I was in college during the hearings, and I wrote about this for one of my papers. I attended a few days of the hearing with a roommate, who was from the community where Ryan lived. Her father was a school board member for the district who initiated the ban. 

My paper was about whether Ryan had a right to go to school or if the school district had a right to protect the other students. This was a scary time as little was known about the spread of the disease, and the public was not well-educated, which caused the fear to get out of control. I am embarrassed to admit I wrote that I did not know what I would do if Ryan was in my classroom. I was in my early 20's, young, ignorant, and naive, but my fear was real. 

As we sit in our homes today, fighting the spread of a virus we know little about, I remember Ryan White. April 8th marks the 30th anniversary of his death. I remember that day. It was a beautiful, sunny Palm Sunday, and I was driving back to Decatur, Illinois where I lived at the time. The announcement came across the radio while I was on a country road, surrounded by barren fields. At that moment, I remember mourning for a boy back in Indiana, a boy I did not know.


More information on the Ryan White HIV?AIDS Program


Please join Two Writing Teachers and the annual Slice of Life March Challenge.

Tuesday, March 24, 2020

Tell Me about Green #SOL20



Today I share the words from one of my students, Jillian, who wrote to a writing spark today. 

Breathe in the hope they bring and let them be enough for today.

Green makes me think of the outdoors. It makes me think of climbing to the top of the tallest tree in the woods and looking down at all of God's beautiful creations. Green also makes me imagine myself frolicking in a pile of leaves, hair down and glistening in the wind. The color green makes me happy.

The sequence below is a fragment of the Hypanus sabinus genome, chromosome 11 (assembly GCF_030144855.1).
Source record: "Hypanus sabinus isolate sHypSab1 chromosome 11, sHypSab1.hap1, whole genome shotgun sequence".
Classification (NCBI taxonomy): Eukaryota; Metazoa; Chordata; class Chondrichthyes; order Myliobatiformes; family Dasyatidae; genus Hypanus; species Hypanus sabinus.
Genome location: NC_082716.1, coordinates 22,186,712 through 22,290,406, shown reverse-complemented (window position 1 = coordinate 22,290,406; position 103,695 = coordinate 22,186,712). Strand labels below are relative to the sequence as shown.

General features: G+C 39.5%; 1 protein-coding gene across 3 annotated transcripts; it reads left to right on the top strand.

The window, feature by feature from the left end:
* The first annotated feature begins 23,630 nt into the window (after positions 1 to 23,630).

Please join Two Writing Teachers and the annual Slice of Life March Challenge.

Monday, March 23, 2020

I Need a Good Book! #SOL20


I received an email Sunday with the subject: "I need a good book."

Hmmm...this should be interesting as we are not in school right now.

This email from my student went on to say, "Remember how you said at the beginning of the year you wanted to get to know our personalities so you can help us pick out books. Well, I think you know me pretty well, and I need help finding a book that I will stick with and enjoy.

Yes, you do have trouble sticking with a book, and I know you help with this.  But how am I going to help you when I can no longer physically suggest and hand books from our classroom library to you?


"The last book I read was A Long Way Down by Jason Reynolds, and that was a great book. Now I need a new one. If you know of any good books you think I will enjoy reading, please send them to me because I'm in need of a good book."

Yes, Long Way Down is a great book. 
Do I know of any good books?!? Of course, I do, but how am I going to get you a book?  

I suggested a new-author-to-me, Elizabeth Eulberg, whose books I won in a Twitter giveaway and look really good. But still, how would I get them to her. Then I suggested The Poet X by Elizabeth Acevedo. I told her about the online app from our public library and suggested that she try it.

My heart was breaking because here was a student who needed my help with choosing a book, and I could not look at our classroom library, pull out book after book, and make suggestions. I take this part of my job seriously, and I felt hopeless.

I did what I could with what I had.

Today I get another email with the subject:  I found a book! 

She used our online app from the library and checked out The Poet X. I know she will LOVE this one! 

She ended the email, "I hope we get back to school soon."

Yes, so do I.


Please join Two Writing Teachers and the annual Slice of Life March Challenge.

Sunday, March 22, 2020

A Short Game Day #SOL20


A silver lining to the pandemic is the time families are spending together. I have read so many stories of parents and children taking walks together and talking. I mean really talking. Families are reading and writing together. Families are playing games and learning new things. 

My children were home one day this week. Megan is a teacher, and Ethan is a behavior coach who works with at-risk kids, so they are both working from home. Ethan lives an hour away and while he was home, they decided to play a game together.

"Do you want to play Mancala?" 

"Sure."

He goes and gets the game out of the closet and sets it up. He goes first.

"What are you doing? That's not how you play?"

"Yes, it is."

"Why did you take those?"